search Skytamer.com

Auster A.O.P.9 (Air Observation Post 9)
British 3-seat military observation aircraft


Archive Photos [1]


[Auster B-5 Auster AOP.9, XP281 Army, 1994 Imperial War Museum Duxford, Cambridgeshire, England [Ref. 1]]

Overview [2]


  • Role: military observation aircraft
  • Manufacturer: Auster Aircraft Limited
  • First flight: 19 March 1954
  • Introduced: 1955
  • Primary users: Army Air Corps, Royal Air Force, Indian Air Force
  • Number built: 182

The Auster AOP.9 was a British military air observation aircraft ("Air Observation Post") produced by Auster Aircraft Limited to replace the Auster AOP.6.

Design and Development [2]


The Auster AOP.9 was designed as a successor to the Auster AOP.6. Like its predecessor, it was a braced high-wing single engined monoplane with a fixed tailwheel undercarriage. Although having the same general appearance the AOP.9 was a new design with larger area wing and a more powerful engine. The wing and tail were metal skinned but the fuselage and ailerons fabric covered. The fin and rudder assembly were more angular in the new aircraft with a noticeable dorsal fillet. A combination of the more powerful 180 hp (134 kW) Blackburn Cirrus Bombardier engine, larger wings and large flaps gave it an improved take-off and landing performance compared with the AOP.6. It could operate from ploughed fields and muddy surfaces using low pressure tires and strengthened undercarriage.

The cabin held three seats, pilot and passenger side by side and the observer behind, facing either forwards or rearwards. The aircraft was also designed to be convertible into a two seat light transport with an interchangeable rear floor. In this configuration the observer sat alongside the pilot. The prototype (WZ662) first flew 19 March 1954. Auster Aircraft allotted their model designation B5 to the AOP.9 design.

Operational History [2]


Deliveries started to the Royal Air Force in February 1955, replacing AOP.6s in the regular AOP squadrons, the auxiliary squadrons disbanding in March 1957 before receiving AOP.9s. Until the formation of the Army Air Corps (AAC) in September 1957, Army personnel flew RAF aircraft based in RAF squadrons.

The aircraft were in action with No. 656 Squadron from September 1955, flying an average of 1,200 sorties per month. By the end of Operation Firedog in the Malaya on 31 July 1960, 656 Squadron's AOP.6 and AOP.9s had carried out 143,000 sorties. The AOP.9s were involved in several of Britain's other end of Empire conflicts; 653 Squadron AAC used them in Aden in the early 1960s, flying from Falaise, Little Aden. They stayed in service until 1966 and were the last fixed wing AOP aircraft used by the AAC, though their light transport role was taken over by Beavers.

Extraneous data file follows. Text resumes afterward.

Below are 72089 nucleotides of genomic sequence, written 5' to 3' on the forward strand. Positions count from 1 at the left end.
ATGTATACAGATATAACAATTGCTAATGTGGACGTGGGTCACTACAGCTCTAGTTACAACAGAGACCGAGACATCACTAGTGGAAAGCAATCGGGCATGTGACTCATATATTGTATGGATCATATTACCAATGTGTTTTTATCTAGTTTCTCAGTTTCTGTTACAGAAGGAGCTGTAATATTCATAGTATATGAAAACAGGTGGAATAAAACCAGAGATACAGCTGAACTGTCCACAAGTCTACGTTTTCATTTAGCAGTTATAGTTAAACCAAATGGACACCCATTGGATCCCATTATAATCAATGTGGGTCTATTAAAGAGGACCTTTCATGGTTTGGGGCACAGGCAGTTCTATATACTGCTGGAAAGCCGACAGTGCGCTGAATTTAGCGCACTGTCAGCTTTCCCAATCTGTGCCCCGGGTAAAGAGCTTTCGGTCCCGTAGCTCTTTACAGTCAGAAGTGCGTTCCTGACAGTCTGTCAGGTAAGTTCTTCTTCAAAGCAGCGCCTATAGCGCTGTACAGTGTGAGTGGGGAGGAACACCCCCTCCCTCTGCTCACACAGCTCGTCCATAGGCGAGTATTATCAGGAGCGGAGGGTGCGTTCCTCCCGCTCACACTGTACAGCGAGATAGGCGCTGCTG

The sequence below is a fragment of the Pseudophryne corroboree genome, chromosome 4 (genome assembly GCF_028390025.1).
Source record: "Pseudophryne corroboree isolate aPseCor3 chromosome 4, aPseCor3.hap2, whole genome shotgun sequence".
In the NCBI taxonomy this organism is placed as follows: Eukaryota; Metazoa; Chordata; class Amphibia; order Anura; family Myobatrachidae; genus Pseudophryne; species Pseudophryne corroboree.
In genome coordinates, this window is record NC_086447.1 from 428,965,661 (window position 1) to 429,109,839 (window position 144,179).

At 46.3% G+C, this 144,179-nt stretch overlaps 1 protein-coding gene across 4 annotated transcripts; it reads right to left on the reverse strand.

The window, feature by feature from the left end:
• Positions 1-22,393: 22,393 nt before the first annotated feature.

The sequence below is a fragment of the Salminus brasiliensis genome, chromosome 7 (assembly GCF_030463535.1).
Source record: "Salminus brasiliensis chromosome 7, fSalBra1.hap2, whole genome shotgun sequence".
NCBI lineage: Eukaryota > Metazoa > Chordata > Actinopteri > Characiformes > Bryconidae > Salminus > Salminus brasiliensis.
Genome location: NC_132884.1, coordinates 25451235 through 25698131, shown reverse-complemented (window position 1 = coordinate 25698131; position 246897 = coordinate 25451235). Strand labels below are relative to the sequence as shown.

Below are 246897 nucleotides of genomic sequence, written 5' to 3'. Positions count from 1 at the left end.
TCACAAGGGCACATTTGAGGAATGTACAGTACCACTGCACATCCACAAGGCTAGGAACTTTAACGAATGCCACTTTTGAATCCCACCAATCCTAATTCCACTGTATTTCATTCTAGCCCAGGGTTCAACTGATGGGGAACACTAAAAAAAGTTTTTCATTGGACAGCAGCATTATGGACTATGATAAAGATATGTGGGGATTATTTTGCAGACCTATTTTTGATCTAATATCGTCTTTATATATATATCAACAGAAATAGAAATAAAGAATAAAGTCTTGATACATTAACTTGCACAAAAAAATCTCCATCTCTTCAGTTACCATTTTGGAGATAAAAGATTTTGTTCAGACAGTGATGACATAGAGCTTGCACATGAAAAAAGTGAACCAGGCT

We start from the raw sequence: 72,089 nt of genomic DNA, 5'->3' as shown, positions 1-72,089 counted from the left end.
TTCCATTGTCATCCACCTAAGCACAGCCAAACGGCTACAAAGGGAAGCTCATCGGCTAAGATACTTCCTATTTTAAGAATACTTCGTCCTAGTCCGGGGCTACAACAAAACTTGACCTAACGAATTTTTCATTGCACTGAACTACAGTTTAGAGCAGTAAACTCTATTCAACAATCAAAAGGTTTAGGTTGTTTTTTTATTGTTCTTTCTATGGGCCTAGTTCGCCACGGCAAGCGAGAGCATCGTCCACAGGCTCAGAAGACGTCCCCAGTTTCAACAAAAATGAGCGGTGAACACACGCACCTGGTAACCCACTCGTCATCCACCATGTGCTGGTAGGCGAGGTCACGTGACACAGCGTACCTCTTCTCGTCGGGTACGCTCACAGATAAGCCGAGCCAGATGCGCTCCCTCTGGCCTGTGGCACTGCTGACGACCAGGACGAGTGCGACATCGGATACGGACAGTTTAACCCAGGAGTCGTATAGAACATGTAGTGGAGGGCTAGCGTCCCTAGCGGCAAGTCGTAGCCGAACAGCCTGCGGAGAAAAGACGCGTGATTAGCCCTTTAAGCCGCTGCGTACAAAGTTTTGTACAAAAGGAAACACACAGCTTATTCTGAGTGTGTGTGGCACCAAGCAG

In the 1970s 19 AOP.9s joined the UK civil register and in 2008 fourteen remain though only about three of these have a current certificate of airworthiness. The sole Beagle E3/Auster AOP.11 (G-ASCC) was flying until an accident in 2007.

Variants [2]


  • Auster AOP.9 Only production version, 182 built.
  • Auster AOP.11 Three-seat AOP machine with a 260 hp Continental IO-470-D 6-cylinder horizontally opposed more powerful engine, which raised the maximum speed to 142 mph (228 kmh) and the empty weight to 1,806 lb (816 kg). Apart from the engine, the AOP.11 was almost identical to its predecessor. Early in its career the undercarriage had spats, though these were later removed. Only one, a converted AOP.9 was produced, making its first flight on 18 August 1961 with serial XP254. A year later it was registered to Beagle aircraft, who had taken over Auster in 1960, as G-ASCC where it was known as the Beagle Mk 11, the E.3 or as the A.115. It was sold into private hands in 1971.
  • Auster 9M A number of army surplus aircraft were bought by Captain Mike Somerton-Rayner in 1967. One was converted as an Auster 9M with a 180 hp (134 kW) Avco Lycoming O-360-A1D piston engines. The 9M first flew on the 4 January 1968 and gained a Certificate of Airworthiness on 30 April 1968. The aircraft was still airworthy in 2009.

Operators [2]


Military Operators

  • Hong Kong: Royal Hong Kong Auxiliary Air Force about 4 ex-British AAC aircraft
  • India: About 35 aircraft, Indian Air Force, Indian Army
  • South Africa: South African Air Force about 2 aircraft
  • United Kingdom: about 145 aircraft

Specifications (AOP.9) [2]


General Characteristics

  • Crew: 2/3
  • Length: 23 ft 8½ in (7.24 m)
  • Wingspan: 36 ft 5 in (11.10 m)
  • Height: 8 ft 11 in (2.72 m)
  • Wing area: 197.6 ft² (18.36 m²)
  • Empty weight: 1,460 lb (663 kg)
  • Loaded weight: 2,100 (953)
  • Max takeoff weight: 2,330 lb (1,057 kg)
  • Powerplant: 1 × Blackburn Cirrus Bombardier 203 4-cylinder inverted inline piston, 173 hp (129 kw)

Performance

  • Maximum speed: 127 mph (204 km/h)
  • Cruise speed: 110 mph (178 km/h)
  • Range: 242 miles (389 km)
  • Service ceiling: 18,500 ft (5640 m)
  • Rate of climb: 920 ft/min (280 m/min)
  • Wing loading: 10.4 lb/ft² (50.4 kg/m²2)
  • Power/mass: 11.9 lb/hp (7.25 kg/kW)

References


  1. Shupek, John. Auster AOP.9 Air Observation Post images via The Skytamer Archive, Copyright © 2009 Skytamer Images. All Rights Reserved
  2. Wikipedia. Auster AOP.9

Copyright © 1998-2018 (Our 20th Year) Skytamer Images, Whittier, California
All rights reserved